Ron Deal: FamilyLife’s Online Blended Ministry Certificate
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Ron DealRon L. Deal is one of the most widely read and viewed experts on blended families in the country. He is Director of FamilyLife Blended® for FamilyLife®, founder of Smart Stepfamilies™, and the author and Consulting Editor of the Smart Stepfamily Series
FamilyLife’s self-driven, online ministry certificate course helps you create & sustain thriving stepfamily ministry and lead transformative experiences.
Ron Deal: FamilyLife’s Online Blended Ministry Certificate
Ann: Have you ever done an online course?
Dave: Yes, I have.
Ann: Oh, really?
Dave: It was called P90X. [Laughter]
Ann: Do you consider that a course?—kind of; I guess.
Dave: It was; it was years ago. I’m sort of kidding, but I’m not. I remember I became an advocate/an evangelist for P90X because it was a new way to do workouts; you know? You put it on your screen; you work out with this guy, and it’s a great workout. You have 90 days to see the before and after.
Ann: You’re right. That was kind of new then, but now—
Dave: But I don’t think that is what you are talking about.
Ann: No; I think, now with Covid hitting, that is really pretty common for many people to do an online course.
Welcome to FamilyLife Today, where we want to help you pursue the relationships that matter most. I’m Ann Wilson.
Dave: And I’m Dave Wilson, and you can find us at FamilyLifeToday.com or on our FamilyLife® app.
Ann: This is FamilyLife Today!
Dave: If Covid taught us anything: there is a whole different, and new, and great way to do ministry. Online courses became something that people didn’t go: “Oh, that’s not as good as a live thing”; they actually went: “Wow, it is as good.”
Ann: —and it’s so convenient.
Dave: Yes; we have Ron Deal in the studio, on FamilyLife Today, talking about some online courses that you are a part of, Ron, who directs our blended ministry with FamilyLife. Ron, welcome back to FamilyLife Today.
Ron: Thank you. It’s always good to be with you guys.
Dave: So here is a question for you: “Have you done an online course?”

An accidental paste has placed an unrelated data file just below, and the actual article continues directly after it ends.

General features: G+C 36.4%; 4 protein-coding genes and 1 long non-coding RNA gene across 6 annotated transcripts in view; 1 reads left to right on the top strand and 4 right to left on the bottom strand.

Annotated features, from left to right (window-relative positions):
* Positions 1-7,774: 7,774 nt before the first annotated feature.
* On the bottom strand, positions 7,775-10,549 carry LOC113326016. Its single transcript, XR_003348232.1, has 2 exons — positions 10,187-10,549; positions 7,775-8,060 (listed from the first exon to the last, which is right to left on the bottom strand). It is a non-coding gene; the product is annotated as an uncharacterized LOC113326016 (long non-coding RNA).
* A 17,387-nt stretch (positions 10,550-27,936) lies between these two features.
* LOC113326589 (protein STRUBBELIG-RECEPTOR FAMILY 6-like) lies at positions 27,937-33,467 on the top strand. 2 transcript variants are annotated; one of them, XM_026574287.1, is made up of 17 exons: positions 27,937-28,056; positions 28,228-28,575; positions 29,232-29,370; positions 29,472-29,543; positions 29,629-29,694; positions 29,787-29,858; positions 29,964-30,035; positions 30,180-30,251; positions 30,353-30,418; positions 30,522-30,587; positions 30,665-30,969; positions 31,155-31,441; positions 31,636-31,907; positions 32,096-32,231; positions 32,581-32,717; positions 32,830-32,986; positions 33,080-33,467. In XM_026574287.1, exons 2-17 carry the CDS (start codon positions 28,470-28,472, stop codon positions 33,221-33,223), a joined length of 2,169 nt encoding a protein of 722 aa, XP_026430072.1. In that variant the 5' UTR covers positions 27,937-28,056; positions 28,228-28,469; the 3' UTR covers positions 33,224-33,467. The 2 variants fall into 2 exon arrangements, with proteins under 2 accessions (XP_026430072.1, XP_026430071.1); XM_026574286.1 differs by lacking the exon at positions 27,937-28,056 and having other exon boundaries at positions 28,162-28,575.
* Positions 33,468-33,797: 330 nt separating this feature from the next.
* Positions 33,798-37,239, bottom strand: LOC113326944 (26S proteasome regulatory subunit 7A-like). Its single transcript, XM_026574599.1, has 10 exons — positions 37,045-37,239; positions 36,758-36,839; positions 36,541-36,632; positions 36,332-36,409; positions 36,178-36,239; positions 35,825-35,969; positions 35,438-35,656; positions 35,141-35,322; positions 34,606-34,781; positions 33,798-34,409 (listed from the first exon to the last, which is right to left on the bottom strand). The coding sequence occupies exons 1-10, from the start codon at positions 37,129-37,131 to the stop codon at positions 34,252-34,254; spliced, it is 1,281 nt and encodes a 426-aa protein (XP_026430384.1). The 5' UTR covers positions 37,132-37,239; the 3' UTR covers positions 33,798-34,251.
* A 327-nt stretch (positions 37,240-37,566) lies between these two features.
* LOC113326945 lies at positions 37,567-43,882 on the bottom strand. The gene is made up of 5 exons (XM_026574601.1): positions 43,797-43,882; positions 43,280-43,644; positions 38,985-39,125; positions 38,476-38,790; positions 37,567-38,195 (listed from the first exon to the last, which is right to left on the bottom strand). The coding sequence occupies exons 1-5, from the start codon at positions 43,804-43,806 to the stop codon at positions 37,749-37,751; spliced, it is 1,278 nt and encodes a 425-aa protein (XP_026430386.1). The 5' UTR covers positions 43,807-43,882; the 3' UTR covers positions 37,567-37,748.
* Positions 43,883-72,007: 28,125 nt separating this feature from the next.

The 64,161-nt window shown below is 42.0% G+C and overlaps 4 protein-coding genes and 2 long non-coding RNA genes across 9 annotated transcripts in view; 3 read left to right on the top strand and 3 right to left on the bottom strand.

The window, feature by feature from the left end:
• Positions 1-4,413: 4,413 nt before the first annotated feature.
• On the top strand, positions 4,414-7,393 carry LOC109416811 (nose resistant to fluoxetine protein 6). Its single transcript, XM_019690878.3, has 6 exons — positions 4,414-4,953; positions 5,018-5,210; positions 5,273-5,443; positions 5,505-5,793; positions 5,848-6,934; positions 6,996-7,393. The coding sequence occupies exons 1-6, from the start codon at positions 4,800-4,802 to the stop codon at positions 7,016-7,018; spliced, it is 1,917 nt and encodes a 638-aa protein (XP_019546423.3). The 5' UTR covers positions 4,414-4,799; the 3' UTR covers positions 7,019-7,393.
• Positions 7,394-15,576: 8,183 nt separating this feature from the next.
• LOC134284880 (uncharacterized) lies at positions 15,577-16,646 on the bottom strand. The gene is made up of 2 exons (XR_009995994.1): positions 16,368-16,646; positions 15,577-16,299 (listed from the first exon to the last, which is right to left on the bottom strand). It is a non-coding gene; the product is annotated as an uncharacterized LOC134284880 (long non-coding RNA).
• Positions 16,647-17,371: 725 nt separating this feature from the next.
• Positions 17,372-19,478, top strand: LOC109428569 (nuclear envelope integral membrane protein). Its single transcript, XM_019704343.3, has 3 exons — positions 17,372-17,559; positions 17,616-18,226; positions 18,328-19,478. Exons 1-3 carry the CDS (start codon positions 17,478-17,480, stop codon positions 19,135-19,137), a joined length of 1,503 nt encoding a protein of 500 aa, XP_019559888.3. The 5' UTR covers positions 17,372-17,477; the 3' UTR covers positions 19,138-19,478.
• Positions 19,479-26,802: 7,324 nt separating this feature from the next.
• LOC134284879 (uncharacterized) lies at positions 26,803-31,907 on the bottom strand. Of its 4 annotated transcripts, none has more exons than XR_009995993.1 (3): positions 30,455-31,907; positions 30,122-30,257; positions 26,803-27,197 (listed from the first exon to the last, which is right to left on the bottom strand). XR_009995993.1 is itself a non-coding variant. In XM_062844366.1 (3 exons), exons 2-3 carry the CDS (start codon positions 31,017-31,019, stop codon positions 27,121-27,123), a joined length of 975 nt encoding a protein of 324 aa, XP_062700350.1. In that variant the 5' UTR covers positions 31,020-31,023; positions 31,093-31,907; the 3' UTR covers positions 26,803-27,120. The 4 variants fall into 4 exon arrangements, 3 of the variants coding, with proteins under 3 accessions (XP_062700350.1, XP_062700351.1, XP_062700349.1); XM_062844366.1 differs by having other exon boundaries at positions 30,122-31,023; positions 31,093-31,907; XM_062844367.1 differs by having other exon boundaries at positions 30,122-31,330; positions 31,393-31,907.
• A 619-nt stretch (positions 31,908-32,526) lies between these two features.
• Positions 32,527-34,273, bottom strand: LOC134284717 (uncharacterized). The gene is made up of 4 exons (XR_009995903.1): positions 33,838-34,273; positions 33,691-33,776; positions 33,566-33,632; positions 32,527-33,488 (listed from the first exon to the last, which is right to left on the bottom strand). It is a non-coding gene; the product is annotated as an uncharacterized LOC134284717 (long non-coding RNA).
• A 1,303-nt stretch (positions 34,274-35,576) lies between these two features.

Ron: I have; I’ve done a bunch of them. You know, as a therapist, you need continuing education; and more and more of that is available online these days, so that’s pretty frequent for me.
Dave: I just want to know if you can do ten pull ups. [Laughter]
Ron: Um, no.
Dave: So obviously, we’re talking about more like blended courses.
Ann: Back to the topic. [Laughter]
Ron: We want to help people get in shape in their relationships.
Dave: I was setting you up for that.
Ron: That’s what we want to do. FamilyLife has created a number of online courses. Guys, you know how this works: people can log on and, from the convenience of their own home, go through these online courses on-demand. What that means is you can go through it at your pace. You can work a little while at it, and pause, and come back a week later—and you know, you’ve chased kids and done all sorts of things in between—and just pick up where you left off. We’ve [FamilyLife’s] got courses about money; courses about marriage; courses about manhood and what it is to be a husband, leading your family.
We’ve got two courses now specifically on the topic of blended families. One of them is designed for couples; it is called Well-Blended, and that is going to help you build your marriage and your family. But the one we are talking about today is called Our Certificate in Blended Family Ministry. It is an online course pulled from the best of the best presentations from our annual Summit on Stepfamily Ministry—you know, that in-person two-day event we do every fall—where people can come and meet other folks doing stepfamily ministry and learn all about it.